Boston to New York ruck march continues to raise awareness of veteran suicides

By Bob Reinert/USAG Natick Public AffairsSeptember 11, 2015

Boston to New York ruck march continues to raise awareness of veteran suicides
1st Lt. Kristen Heavens, center, Staff Sgt. Shaun Morand, left, and Spc. Sonya Edler of the U.S. Army Research Institute of Environmental Medicine arrive at the New York Border Sept. 11 during a Boston to New York ruck march to raise awareness about ... (Photo Credit: U.S. Army) VIEW ORIGINAL

NATICK, Mass. (Sept. 11, 2015) -- Three Soldiers, who work at the U.S. Army Research Institute of Environmental Medicine at Natick Soldier Systems Center, have completed 200 miles of a ruck march from Boston to New York to raise awareness of veteran suicides.

Kristen Heavens, a Reserve first lieutenant who came up with the idea, Staff Sgt. Shaun Morand and Spc. Sonya Edler are part of a relay team from Active Heroes' Carry the Fallen-Team Minuteman, which left Sept. 8, and are sharing the 220-mile march from the Massachusetts State House in Boston to New York's Freedom Tower with approximately 50 pounds on their backs.

As of 6:15 a.m. Friday, the team was four miles away from the New York border. They should arrive in New York later on the 14th anniversary of 9/11 to raise awareness of veteran suicides and to remember all those who lost their lives on and since that fateful day in the fight against terrorism. They will then participate in the Carry the Fallen 9/11 Memorial Ruck in New York on Saturday.

Their hope is to reduce the 22 suicides occurring daily among veterans. That's more than 8,000 each year, or in excess of 100,000 since 9/11. The Boston-New York ruck march symbolically covers 10 miles for each of the 22 daily suicides, and it takes place during National Suicide Prevention Week.

By doing the ruck march, Heavens, Morand and Edler are honoring Justin Fitch, the retired Army major, who finished his career at Natick and has terminal colon cancer. Fitch, the former Team Minuteman leader, has devoted his remaining days to ending veteran suicides. As they ruck march, the team is carrying Fitch's gear.

"He wakes up to pain every, single day - physical, mental, everything," said Heavens of Fitch. "Yet, he still chooses to drive on and still chooses to be positive."

Fitch, now living in Wisconsin, is obviously touched by what his former teammates are doing in his name.

"I am humbled and honored by this meaningful effort from such great members of my team," Fitch said. "While it has my name attached, it is not about me; it is about the 22-plus veterans committing suicide daily."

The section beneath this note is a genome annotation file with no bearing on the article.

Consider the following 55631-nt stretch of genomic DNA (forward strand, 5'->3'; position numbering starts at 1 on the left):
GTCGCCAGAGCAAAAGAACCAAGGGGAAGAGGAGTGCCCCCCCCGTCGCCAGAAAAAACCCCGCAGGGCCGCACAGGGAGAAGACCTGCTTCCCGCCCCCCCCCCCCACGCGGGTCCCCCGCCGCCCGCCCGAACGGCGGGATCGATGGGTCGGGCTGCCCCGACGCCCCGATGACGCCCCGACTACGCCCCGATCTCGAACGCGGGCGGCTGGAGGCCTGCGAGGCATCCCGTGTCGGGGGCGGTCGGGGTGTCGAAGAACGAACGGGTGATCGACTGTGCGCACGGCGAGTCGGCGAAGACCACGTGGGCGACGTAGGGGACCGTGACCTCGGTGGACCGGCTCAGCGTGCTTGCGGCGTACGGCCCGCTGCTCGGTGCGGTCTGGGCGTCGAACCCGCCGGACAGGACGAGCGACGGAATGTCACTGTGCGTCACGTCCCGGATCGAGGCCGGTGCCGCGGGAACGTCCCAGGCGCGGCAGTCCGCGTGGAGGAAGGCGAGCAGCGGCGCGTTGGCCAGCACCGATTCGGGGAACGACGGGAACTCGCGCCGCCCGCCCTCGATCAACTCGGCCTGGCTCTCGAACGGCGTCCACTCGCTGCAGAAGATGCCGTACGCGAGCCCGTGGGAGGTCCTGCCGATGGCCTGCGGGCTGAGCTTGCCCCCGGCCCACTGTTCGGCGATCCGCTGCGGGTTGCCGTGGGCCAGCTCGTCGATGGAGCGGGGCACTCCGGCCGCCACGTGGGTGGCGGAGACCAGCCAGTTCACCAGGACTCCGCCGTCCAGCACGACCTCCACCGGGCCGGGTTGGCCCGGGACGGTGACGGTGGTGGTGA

The three Soldiers from Natick, who are using leave and vacation time to do this ruck march, are pushing their own limits. While all of them have done charity rucks in the past - including Heavens' grueling 54.4-mile effort back and forth on the Boston Marathon course - none has tackled anything close to this epic trek through Massachusetts, Rhode Island, Heavens' and Morand's home state of Connecticut, and New York.

"The distance that we're traveling is much further than we'll have traveled in the past," Morand said. "You'll ruck for six hours, then you'll be logistics support for six hours, and then you'll sleep for six hours."

Three ruckers are marching at a time. They are followed by support crew in a pair of vans, one of which has seats removed to accommodate sleep.

On Saturday in New York, they will add a symbolic 9.11 miles in the 9/11 event.

"Getting started that morning is going to be tough," Morand said. "Getting your feet going that morning is going to be tough."

"We'll make it through that," Heavens said. "Nine miles after you've done 220 shouldn't be tremendous. I mean, we can kind of push through that."

If motivation wanes along the way, the three need only to remember the cause they are supporting.

"I think just the fact that we've got 22 veterans a day committing suicide is just appalling in this country," Morand said. "So, something needs to be done, and to raise that awareness is, I think, such a high priority."

Heavens agreed that it's all about focusing attention on veteran suicides.

"One of the biggest things I always say is, everybody has their baggage - it's all how you carry it," Heavens said. "And this is to kind of symbolize that we'll carry it with you. We want to help you, and we're here for you. We'll carry it for you."

Related Links:

Natick Soldier Systems Center Human Interest News Patriot Day Ready and Resilient

STAND TO!: Army Suicide Awareness Month

National Suicide Prevention Week

U.S. Army Research Institute of Environmental Medicine